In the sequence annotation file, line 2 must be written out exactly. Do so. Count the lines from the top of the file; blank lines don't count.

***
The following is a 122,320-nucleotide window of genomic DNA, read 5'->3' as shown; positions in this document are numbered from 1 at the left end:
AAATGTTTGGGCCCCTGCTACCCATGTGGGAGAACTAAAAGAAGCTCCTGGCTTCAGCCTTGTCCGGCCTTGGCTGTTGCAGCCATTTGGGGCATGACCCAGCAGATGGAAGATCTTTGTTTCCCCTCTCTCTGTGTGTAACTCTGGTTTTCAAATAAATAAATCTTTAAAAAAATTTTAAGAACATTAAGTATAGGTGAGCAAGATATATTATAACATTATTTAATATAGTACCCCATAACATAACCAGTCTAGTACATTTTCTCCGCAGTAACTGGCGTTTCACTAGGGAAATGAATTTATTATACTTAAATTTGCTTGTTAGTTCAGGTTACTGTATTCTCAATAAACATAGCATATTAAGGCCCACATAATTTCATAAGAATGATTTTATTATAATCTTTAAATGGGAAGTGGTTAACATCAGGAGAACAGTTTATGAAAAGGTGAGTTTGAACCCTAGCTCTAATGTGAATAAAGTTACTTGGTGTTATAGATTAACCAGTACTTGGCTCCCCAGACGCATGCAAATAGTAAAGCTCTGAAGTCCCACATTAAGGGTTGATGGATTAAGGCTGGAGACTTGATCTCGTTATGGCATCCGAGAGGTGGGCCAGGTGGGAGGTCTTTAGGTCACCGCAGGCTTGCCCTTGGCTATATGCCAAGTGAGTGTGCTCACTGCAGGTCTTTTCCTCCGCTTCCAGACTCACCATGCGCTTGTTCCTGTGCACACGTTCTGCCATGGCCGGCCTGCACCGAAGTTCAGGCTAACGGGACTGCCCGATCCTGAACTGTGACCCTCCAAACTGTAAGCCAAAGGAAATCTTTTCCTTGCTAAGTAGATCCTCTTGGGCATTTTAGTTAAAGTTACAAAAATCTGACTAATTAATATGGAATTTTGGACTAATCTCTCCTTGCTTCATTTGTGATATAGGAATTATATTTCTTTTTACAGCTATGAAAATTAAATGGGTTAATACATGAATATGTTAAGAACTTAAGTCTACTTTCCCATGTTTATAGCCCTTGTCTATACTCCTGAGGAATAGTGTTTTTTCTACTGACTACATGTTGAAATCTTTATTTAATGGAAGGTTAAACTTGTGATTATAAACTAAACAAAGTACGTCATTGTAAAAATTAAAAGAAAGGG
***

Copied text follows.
AAATGTTTGGGCCCCTGCTACCCATGTGGGAGAACTAAAAGAAGCTCCTGGCTTCAGCCTTGTCCGGCCTTGGCTGTTGCAGCCATTTGGGGCATGACCCAGCAGATGGAAGATCTTTGTTTCCCCTCTCTCTGTGTGTAACTCTGGTTTTCAAATAAATAAATCTTTAAAAAAATTTTAAGAACATTAAGTATAGGTGAGCAAGATATATTATAACATTATTTAATATAGTACCCCATAACATAACCAGTCTAGTACATTTTCTCCGCAGTAACTGGCGTTTCACTAGGGAAATGAATTTATTATACTTAAATTTGCTTGTTAGTTCAGGTTACTGTATTCTCAATAAACATAGCATATTAAGGCCCACATAATTTCATAAGAATGATTTTATTATAATCTTTAAATGGGAAGTGGTTAACATCAGGAGAACAGTTTATGAAAAGGTGAGTTTGAACCCTAGCTCTAATGTGAATAAAGTTACTTGGTGTTATAGATTAACCAGTACTTGGCTCCCCAGACGCATGCAAATAGTAAAGCTCTGAAGTCCCACATTAAGGGTTGATGGATTAAGGCTGGAGACTTGATCTCGTTATGGCATCCGAGAGGTGGGCCAGGTGGGAGGTCTTTAGGTCACCGCAGGCTTGCCCTTGGCTATATGCCAAGTGAGTGTGCTCACTGCAGGTCTTTTCCTCCGCTTCCAGACTCACCATGCGCTTGTTCCTGTGCACACGTTCTGCCATGGCCGGCCTGCACCGAAGTTCAGGCTAACGGGACTGCCCGATCCTGAACTGTGACCCTCCAAACTGTAAGCCAAAGGAAATCTTTTCCTTGCTAAGTAGATCCTCTTGGGCATTTTAGTTAAAGTTACAAAAATCTGACTAATTAATATGGAATTTTGGACTAATCTCTCCTTGCTTCATTTGTGATATAGGAATTATATTTCTTTTTACAGCTATGAAAATTAAATGGGTTAATACATGAATATGTTAAGAACTTAAGTCTACTTTCCCATGTTTATAGCCCTTGTCTATACTCCTGAGGAATAGTGTTTTTTCTACTGACTACATGTTGAAATCTTTATTTAATGGAAGGTTAAACTTGTGATTATAAACTAAACAAAGTACGTCATTGTAAAAATTAAAAGAAAGGG